While roaring crowds, intense adrenaline rushes, and messy blood spilling have all contributed to successful video games, it’s rare that we see them come together in conjunction in a gladiatorial setting. With the Xbox One, however, players will finally have the chance to fight for Roman glory, as the multiplayer mode of Crytek’s Ryse: Son of Rome will be focused on providing an authentic coliseum experience.
Perhaps the oddest part of all of this is that despite the coliseum setting seeming to be a perfect focus for a video game, very few, if any outside of the fighting genre, have gotten it right. “We were surprised too, honestly,” says Erik Olsen, Multiplayer Producer at Crytek. “When we took on this project and started looking at the coliseum at the different things we could do, it was incredibly exciting for all of us. […] A lot of our inspiration was — if you’ve seen Spartacus — the Sparatcus/Crixus relationship, where you’re fighting together and you’re heroes of the coliseum.”
One of the biggest concerns we had going into our time with Ryse was that the gladiatorial combat would get old quickly due to the hack and slash nature of it all. That turned out not to be the case at all, since the coliseum changed as we went through the multiplayer mode, offering players a unique twist on the point A to point B mission structure.
Olsen says this is all a part of the care that Crytek has taken in replicating the gladiatorial experience. “We know that, historically, the Roman coliseums did theme nights and battle reenactments,” he says. “We can take the entire environment of the coliseum and we can either replace it dynamically during gameplay, or we can switch it around in-between rounds. We can build a swamp, a forest, all that, but still be inside the coliseum.”
The dynamic elements of the maps are a huge step in the right direction, but the diversity of the maps themselves is what will keep players coming back for more. “Some of the maps are very open where you just jump in and you’re bashing, but some of them are miniature stories,” Olsen says. “We knew that [the Romans] would do recreations of battles, so […] that’s what we wanted to do. We wanted to do reenactments, but we wanted to do them the way they would do them, so not accurate, but thematic. ‘This is how we crushed our horrible opponents!'”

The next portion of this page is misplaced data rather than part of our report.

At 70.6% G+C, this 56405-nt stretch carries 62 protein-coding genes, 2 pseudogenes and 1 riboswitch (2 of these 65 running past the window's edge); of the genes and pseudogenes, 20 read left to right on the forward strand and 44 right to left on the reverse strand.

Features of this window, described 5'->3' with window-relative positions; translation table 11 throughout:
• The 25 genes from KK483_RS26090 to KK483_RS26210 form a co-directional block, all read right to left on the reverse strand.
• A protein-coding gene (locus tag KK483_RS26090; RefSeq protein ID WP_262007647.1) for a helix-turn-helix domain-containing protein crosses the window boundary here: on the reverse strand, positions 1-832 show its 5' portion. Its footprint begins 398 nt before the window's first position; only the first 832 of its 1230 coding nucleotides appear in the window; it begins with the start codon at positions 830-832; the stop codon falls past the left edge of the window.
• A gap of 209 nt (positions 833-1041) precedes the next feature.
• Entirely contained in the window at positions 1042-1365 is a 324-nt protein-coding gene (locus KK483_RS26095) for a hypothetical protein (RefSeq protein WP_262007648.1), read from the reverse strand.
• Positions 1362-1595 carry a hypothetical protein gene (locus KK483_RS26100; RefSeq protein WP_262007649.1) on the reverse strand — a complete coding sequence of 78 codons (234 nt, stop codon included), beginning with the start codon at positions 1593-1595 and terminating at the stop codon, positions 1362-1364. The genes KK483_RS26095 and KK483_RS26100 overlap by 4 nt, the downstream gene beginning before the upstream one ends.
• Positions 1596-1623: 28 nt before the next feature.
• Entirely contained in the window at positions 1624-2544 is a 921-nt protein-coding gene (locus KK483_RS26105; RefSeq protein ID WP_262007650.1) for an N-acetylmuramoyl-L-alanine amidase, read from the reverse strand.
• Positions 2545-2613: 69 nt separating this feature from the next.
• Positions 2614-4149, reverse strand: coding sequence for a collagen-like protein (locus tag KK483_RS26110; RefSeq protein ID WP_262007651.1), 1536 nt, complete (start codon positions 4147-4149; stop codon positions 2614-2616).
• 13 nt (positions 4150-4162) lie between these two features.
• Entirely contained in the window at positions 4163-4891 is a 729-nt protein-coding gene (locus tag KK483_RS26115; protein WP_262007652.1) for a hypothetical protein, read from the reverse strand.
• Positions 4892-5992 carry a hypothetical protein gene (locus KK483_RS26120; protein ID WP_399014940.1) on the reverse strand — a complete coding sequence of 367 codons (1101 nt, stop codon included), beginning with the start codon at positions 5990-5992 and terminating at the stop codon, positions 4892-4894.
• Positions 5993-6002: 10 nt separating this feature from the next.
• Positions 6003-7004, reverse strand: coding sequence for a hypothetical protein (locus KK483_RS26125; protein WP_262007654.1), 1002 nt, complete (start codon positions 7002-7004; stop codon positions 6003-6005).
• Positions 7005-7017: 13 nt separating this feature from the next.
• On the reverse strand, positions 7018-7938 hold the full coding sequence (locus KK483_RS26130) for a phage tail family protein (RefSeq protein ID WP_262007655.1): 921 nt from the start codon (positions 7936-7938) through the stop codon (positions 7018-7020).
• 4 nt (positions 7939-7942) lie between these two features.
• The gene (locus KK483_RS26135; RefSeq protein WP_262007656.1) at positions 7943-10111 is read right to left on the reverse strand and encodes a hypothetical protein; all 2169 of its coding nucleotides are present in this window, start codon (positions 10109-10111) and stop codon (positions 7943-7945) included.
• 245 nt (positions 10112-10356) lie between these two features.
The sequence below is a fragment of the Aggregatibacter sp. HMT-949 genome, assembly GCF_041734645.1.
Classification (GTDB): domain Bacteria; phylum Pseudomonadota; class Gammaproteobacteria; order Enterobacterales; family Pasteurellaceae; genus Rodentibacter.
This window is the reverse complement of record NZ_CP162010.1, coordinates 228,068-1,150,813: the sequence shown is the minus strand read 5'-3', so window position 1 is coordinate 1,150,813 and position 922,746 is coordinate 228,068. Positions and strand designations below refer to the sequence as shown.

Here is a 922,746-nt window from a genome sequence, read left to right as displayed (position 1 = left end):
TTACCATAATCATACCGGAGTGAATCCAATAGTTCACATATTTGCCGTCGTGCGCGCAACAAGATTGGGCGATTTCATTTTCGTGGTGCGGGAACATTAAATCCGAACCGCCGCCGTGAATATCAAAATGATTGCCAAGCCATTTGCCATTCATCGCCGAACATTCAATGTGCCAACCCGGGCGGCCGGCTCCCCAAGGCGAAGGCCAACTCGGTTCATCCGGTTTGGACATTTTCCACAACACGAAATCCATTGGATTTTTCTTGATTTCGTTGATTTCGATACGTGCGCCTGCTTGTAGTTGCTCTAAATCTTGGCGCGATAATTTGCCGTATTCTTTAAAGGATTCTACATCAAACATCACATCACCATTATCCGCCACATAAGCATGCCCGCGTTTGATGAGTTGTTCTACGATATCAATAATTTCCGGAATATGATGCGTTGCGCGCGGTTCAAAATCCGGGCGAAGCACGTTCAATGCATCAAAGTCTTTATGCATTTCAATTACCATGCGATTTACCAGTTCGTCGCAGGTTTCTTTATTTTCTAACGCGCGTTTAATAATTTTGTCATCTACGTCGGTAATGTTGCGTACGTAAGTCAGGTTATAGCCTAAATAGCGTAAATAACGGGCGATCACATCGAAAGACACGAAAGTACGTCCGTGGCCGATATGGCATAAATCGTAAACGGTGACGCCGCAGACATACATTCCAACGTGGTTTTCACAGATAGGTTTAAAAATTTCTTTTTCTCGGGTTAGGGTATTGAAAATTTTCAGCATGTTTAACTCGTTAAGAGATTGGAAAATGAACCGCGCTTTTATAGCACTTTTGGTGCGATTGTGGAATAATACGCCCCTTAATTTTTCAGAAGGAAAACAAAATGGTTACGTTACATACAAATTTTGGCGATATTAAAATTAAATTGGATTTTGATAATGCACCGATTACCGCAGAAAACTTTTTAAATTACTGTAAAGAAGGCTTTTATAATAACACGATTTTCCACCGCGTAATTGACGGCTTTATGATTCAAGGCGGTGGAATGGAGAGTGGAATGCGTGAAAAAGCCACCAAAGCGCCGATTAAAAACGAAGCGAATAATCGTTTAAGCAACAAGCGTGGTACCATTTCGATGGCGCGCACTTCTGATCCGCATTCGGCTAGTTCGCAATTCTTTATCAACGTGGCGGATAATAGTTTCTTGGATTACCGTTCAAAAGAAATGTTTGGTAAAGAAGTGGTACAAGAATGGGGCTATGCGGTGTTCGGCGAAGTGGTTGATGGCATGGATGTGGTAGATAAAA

In addition to the visual and interactive elements, Crytek is taking measures to make sure the audio keeps players in the experience. As we approached groups of enemies, we heard an announcer proclaim what was heading out way as the crowd reacted to our every move. The rush that players feel when a crowd goes wild in a sports game was translated perfectly to this gladiatorial multiplayer mode by the studio. “The crowd reactions, the crowd excitement level, and partnered with that is the announcer,” Olsen says. “So we got a voice actor, who’s fantastic, bringing a lot of personality to it. He’s not just setting it up, he’s doing play-by-play as they would do [back in these times]. We wanted it to be very themed and very exciting like that.”
The final piece to the authenticity puzzle is the way the playable characters handle. Olsen claims that a lot of care was put into the way that the gladiators will control during combat. “We didn’t want you to be a ninja who could leap 40 feet,” he says. “We wanted you to feel like a guy who was wearing metal, who had to put on his boots and armor. So it’s very heavy, very impactful, and you get a lot of the interactions with the bodies where [your character] slams into enemies and you feel the weight of it.”
As we sliced our way through the barbarian hordes, we noticed a plethora of brutal executions at our disposal. Olsen states that the various types of executions were a huge focus for the Ryse team. “The final game will have over 100 executions in it,” he says. “Some of those will be co-op, but a lot of those will be environment executions. If you’re fighting near a cliff, you can throw people off of the cliff’s edge, if you see something sharp, you can probably throw somebody onto it. They’re dangerous to everyone, not just the enemies, so it’s being aware of your surroundings, but it’s also finding ways to use those traps to your advantage.”
The coliseum’s not the only thing that changes from match to match, and there are also advantages for single-player fans to jump into multiplayer. “As you go up in experience, you’ll unlock new gear that you can buy, so you’ll change the way you look, as well as your stats,” Olsen says. “You’ll also unlock executions, which carry over from single-player to multiplayer, so once you unlock it in one mode, you’ll have it in both modes.”
Our time with Ryse: Son of Rome‘s multiplayer was brief, but it did enough to get us very excited for the upcoming Xbox One exclusive. The characters handle very nicely, the environments shift around meaningful ways, and the different enemy types required unique strategies in order to defeat them. The rhythmic combat system was a refreshing change of pace for the genre, but the entire experience is driven home by the authenticity that Crytek has gone to great lengths to create. The only misstep we could potentially see for the multiplayer is in how repetitious the gameplay could begin to feel after multiple sessions; we won’t have enough time with the title to find out if that’s true or not until the final version of the game is in our hands.
Ryse: Son of Rome will launch alongside the Xbox One on November 22. The game will ship with 11 maps, with an additional map being made available to those who buy the Day One Edition of Ryse: Son of Rome.